Mell Lazarus’s Momma for the 22nd of February, 2015, celebrating George Washington’s birthday by making us wonder what he’s so angry about anyway.

And I’m still baffled by it all, since while I have no trouble believing that Washington has carved a dresser out of a giant block of yellow butter, I’m stumped working out why he would have triangular pennants for the battles of Concord and of Saratoga, or the Treaty of Paris, which he had nothing to do with. And where the heck is the pennant for Monmouth Courthouse? Why not the winter encampments at Morristown, New Jersey? Heck, what about Newburgh? Also, are his drapes pattern that of a bunch of clouds, or is it Keith Knight characters mooning us? These are all questions I feel I cannot answer.

Remember This! Also: How To

Whenever I get asked about what future trends I see I first suppress that sense of indignation whoever it was took so long to ask. I’ve had my answer ready for ages and was getting worried nobody was ever going to ask. I’m as good a trendspotter as any of the people getting on the trendspotting bandwagon. It’s a terrible burden having a clear picture of society’s future.

One trend I see going on is there’s going to be ever-more stuff to try to remember. Pop culture alone is expanding so fast we’re barely able to keep it updated on TV Tropes, and every thing in pop culture carries with it extra burdens of information-like constructs: not only the thing itself, but also stuff about how it was made, and what it’s referring to, and how it’s not as good as this other thing someone else made, and how it is too and if it isn’t how come you don’t make it yourself, and then how this sets off a highly entertaining flame war, and whose fault it is, and whose fault it isn’t, and who’s writing the fairest accounting of how the flame war happens, and how they do not, and why they couldn’t possibly even if they tried.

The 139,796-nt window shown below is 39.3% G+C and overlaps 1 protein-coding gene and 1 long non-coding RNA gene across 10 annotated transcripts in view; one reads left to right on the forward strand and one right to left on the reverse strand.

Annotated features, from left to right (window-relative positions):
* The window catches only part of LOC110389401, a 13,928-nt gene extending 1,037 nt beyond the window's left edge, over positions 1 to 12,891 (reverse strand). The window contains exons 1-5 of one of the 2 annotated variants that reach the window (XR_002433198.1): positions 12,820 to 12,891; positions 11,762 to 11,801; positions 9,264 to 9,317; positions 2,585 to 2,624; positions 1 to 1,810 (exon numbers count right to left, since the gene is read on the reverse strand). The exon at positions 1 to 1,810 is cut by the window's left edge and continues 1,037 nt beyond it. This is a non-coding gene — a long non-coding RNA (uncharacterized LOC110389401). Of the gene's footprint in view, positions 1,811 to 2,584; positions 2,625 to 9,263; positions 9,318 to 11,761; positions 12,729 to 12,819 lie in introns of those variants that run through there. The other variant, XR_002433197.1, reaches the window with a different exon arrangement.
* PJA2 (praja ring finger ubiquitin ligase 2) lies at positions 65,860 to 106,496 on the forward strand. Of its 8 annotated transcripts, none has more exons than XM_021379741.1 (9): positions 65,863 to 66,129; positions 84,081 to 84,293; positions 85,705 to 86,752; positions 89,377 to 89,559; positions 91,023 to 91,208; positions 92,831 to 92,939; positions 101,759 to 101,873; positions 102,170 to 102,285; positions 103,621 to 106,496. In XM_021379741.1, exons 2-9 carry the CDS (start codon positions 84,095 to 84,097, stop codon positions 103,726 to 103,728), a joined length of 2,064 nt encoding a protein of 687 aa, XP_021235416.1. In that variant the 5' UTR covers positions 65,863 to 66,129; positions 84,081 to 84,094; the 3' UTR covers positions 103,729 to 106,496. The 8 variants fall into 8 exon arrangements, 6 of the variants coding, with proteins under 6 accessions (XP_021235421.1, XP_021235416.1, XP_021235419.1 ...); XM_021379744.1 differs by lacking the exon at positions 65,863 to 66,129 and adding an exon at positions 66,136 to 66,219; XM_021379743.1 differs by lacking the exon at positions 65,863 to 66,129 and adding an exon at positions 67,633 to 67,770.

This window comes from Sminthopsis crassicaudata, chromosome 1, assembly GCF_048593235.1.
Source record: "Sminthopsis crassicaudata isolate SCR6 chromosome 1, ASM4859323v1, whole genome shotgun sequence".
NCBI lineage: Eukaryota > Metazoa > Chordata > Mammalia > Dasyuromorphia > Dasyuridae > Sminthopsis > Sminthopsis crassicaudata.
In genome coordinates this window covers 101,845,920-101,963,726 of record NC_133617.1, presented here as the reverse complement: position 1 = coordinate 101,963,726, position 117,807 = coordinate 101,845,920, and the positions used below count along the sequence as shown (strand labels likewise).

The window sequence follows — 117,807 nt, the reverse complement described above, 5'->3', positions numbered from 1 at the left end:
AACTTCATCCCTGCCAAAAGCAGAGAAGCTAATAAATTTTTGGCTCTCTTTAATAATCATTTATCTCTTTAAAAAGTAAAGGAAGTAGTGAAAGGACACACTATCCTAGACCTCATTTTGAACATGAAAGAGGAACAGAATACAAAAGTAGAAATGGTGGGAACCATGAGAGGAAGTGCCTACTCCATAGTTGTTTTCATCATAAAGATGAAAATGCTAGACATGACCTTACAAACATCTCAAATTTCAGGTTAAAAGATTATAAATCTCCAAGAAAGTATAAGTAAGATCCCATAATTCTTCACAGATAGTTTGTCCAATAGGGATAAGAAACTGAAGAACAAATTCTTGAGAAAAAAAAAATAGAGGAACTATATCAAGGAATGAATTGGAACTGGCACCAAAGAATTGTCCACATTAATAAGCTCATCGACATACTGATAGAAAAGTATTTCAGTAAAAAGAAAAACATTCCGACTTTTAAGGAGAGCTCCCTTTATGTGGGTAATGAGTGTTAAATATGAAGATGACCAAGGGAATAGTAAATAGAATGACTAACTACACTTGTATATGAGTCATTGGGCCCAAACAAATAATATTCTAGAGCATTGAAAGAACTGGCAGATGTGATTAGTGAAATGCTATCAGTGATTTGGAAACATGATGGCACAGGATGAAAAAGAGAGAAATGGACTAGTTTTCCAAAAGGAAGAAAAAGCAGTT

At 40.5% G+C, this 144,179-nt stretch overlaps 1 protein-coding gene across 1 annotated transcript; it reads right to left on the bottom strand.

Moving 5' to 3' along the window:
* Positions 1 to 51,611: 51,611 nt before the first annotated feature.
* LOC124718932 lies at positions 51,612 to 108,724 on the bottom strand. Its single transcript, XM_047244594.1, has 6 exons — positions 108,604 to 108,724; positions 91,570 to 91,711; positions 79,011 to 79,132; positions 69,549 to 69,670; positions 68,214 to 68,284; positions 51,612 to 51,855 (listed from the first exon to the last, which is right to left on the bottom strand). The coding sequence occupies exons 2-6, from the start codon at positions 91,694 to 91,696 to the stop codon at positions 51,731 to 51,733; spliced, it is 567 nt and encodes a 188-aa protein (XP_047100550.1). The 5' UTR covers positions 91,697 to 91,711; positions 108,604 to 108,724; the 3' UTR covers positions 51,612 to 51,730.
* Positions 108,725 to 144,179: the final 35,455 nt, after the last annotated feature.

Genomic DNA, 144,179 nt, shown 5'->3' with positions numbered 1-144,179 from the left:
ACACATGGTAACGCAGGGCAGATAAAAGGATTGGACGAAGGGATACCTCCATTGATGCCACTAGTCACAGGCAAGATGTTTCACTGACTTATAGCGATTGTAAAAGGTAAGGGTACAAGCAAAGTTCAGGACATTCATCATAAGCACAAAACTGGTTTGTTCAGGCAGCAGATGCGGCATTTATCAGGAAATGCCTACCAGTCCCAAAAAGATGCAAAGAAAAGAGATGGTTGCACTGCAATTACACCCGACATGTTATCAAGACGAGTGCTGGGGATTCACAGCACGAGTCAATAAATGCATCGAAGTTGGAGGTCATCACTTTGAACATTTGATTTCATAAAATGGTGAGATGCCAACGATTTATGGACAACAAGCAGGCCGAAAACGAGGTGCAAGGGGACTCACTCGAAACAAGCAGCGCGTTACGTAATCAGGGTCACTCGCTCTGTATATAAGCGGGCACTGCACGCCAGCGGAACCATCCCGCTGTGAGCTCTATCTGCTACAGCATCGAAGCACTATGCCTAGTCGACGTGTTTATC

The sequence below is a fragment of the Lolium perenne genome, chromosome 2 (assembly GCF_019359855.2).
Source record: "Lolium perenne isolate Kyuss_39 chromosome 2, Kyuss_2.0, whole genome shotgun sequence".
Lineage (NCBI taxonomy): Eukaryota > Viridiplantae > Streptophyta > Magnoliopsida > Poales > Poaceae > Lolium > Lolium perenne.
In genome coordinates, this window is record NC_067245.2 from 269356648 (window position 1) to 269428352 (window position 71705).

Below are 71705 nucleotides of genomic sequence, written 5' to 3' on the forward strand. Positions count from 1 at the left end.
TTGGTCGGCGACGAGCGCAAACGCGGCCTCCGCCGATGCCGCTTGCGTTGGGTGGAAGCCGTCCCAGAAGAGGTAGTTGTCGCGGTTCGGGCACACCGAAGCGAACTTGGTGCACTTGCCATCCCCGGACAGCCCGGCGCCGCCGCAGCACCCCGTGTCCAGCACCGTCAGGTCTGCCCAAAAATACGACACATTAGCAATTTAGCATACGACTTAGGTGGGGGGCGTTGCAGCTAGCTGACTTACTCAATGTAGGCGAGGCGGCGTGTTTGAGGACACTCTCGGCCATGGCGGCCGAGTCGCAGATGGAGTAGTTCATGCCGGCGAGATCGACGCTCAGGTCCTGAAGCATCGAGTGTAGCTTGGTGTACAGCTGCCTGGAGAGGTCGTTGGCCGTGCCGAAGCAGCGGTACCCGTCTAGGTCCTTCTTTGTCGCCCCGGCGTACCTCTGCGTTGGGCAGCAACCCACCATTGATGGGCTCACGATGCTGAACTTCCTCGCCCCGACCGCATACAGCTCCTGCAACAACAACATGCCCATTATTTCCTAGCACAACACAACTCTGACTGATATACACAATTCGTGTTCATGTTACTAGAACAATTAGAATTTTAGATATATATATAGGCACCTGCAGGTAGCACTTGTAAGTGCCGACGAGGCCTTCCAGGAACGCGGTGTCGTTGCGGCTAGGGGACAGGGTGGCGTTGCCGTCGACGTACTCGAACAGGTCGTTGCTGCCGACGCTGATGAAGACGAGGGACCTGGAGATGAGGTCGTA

If it’s done properly just understanding a sketch of an apple someone left on the coffee table can require collating more information than writing a book about the Thirty Years War would. And even if you can keep all that new stuff straight, you’re stuck remembering the old stuff too. If pressed and facing a busy day way too early in the morning could you remember the full name of Snoop Doggy Dogg? Undoubtedly, but then how would you be on remembering what humorist I grabbed that joke from? See? I wouldn’t blame him if he didn’t recognize it either.

The second trend is that we’re always going to impress people by doing stuff without the tools that make it easy and painless. Nobody cares about a person who can cut a board in half by using a sharp, well-maintained saw blade, but show around someone who can cut a board in half without even having a board and you can get a paying crowd. So if you can remember stuff without the Internet gadgets that do the remembering for you then you’re going to win acclaim for your impressive abilities in the trivia-stuffed world of tomorrow after about 6:45 pm.